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Discussion: Is Bayern Munich’s squad depth blocking the path for youngsters?

Let’s talk about the way Bayern Munich uses backups.

Atletico Madrid v FC Bayern Muenchen: Group A - UEFA Champions League Photo by Diego Souto/Quality Sport Images/Getty Images

Since Bayern Munich hired Hasan Salihamidzic in 2017, the club has made some ambitious moves in the youth sector. After unveiling an expensive new youth campus, the Bavarians proceeded to fill their youth teams with some top-tier talent — culminating in the reserve team winning the 3.Liga last season despite being the youngest in the division.

A few of these players seemed poised to make inroads into the first team — Lars Lukas Mai, Sarpreet Singh, Chris Richards, Jamal Musiala, and Christian Früchtl all seemed cautiously ready to make the leap from the third to the first division as backups for Bayern’s star-studded lineup. However, this season, few of those players are still with the club, and the majority on loan or sitting on the bench every matchday.

The problem for these players is the depth the club has at every position: it’s hard to get considered when you’re the third-choice starter at any position. However, it doesn’t need to be this way.

FC Bayern Muenchen Unveils Newly Signed Players Eric Maxim Choupo-Moting And Bouna Sarr
Choupo-Moting and Sarr were clear depth signings who have failed to make an impact so far.
Photo by Alexander Hassenstein/Getty Images for FC Bayern

On deadline day this summer, Bayern signed a number of depth pieces to fill out the squad. Eric Maxim Choupo-Moting, Buona Sarr, Marc Roca, and Douglas Costa were all signed to serve as backups for players like Robert Lewandowski, Joshua Kimmich, and so on.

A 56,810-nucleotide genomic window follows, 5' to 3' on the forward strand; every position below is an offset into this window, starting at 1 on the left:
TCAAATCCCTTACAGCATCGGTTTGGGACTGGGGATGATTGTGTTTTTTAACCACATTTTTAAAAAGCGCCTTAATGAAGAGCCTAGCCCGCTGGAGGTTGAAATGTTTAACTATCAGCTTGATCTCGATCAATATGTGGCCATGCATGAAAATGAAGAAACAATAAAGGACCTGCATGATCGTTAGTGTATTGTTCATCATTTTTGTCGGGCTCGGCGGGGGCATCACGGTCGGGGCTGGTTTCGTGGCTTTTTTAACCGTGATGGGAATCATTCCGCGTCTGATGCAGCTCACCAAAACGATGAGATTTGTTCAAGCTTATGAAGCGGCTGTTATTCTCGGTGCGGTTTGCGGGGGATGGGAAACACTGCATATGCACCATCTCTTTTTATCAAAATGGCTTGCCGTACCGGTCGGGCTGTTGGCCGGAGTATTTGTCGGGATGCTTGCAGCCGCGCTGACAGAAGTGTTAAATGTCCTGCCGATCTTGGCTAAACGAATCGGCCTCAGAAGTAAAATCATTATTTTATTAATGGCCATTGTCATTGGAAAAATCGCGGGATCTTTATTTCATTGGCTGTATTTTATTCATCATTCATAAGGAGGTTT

So far, these players don’t seem to be living up to their billing, playing sporadic minutes and looking mediocre when they see the pitch. One must wonder if Brazzo made a mistake when signing them. Aside from Marc Roca, these guys are not young and not likely to get much better. The same can arguably be said of Javi Martinez, who’s an older member of the squad and set to leave next season.

Wouldn’t their minutes be better utilized by the youngsters from the reserve teams? Joshua Zirkzee is young and scored crucial goals. He has a lot of rough edges, but playing with the likes of Thomas Muller could iron them out. Chris Richards has been promising whenever he’s played at right-back — far better than the disappointing Sarr, and with plenty of potential to get even better with more minutes. Jamal Musiala, meanwhile, showed his quality against a team like Atletico Madrid, making a case for him to play over Juventus loanee Douglas Costa.

Of course, playing youth comes with its fair share of issues. Here’s a few of them:

The Cons

  • Young players are hit or miss, a miss more often than not. Hansi Flick risks a lot by playing them.
  • The leap from the 3rd league to the 1st is probably a lot bigger than many fans realize.
  • While they’re fine for rotation, you can’t exactly rely on them in the case of injuries. The older players come with a certain degree of experience.

However, when you have quality youth players like Bayern does, then there are plenty of pros as well.

The Pros

  • The young players seem more talented than their experienced seniors — they could easily surpass them if given a shot.
  • Trusting a young talent as a backup can bring insane dividends. Alphonso Davies was trusted at left-back when Bayern hit a defensive injury crisis last year. He had a promising start and, owing to a lack of other options, quickly accumulated minutes and turned into a worldßclass player. Any one of the youngsters could do the same, if given the minutes.

The answer isn’t exactly clear-cut, so let’s put it up for discussion. Is Bayern’s choice to rely on veteran players damaging the club’s prospects in the long run? Or is it the only sane choice for a team that’s competing for the Champions League title every season? Comment your answer below.

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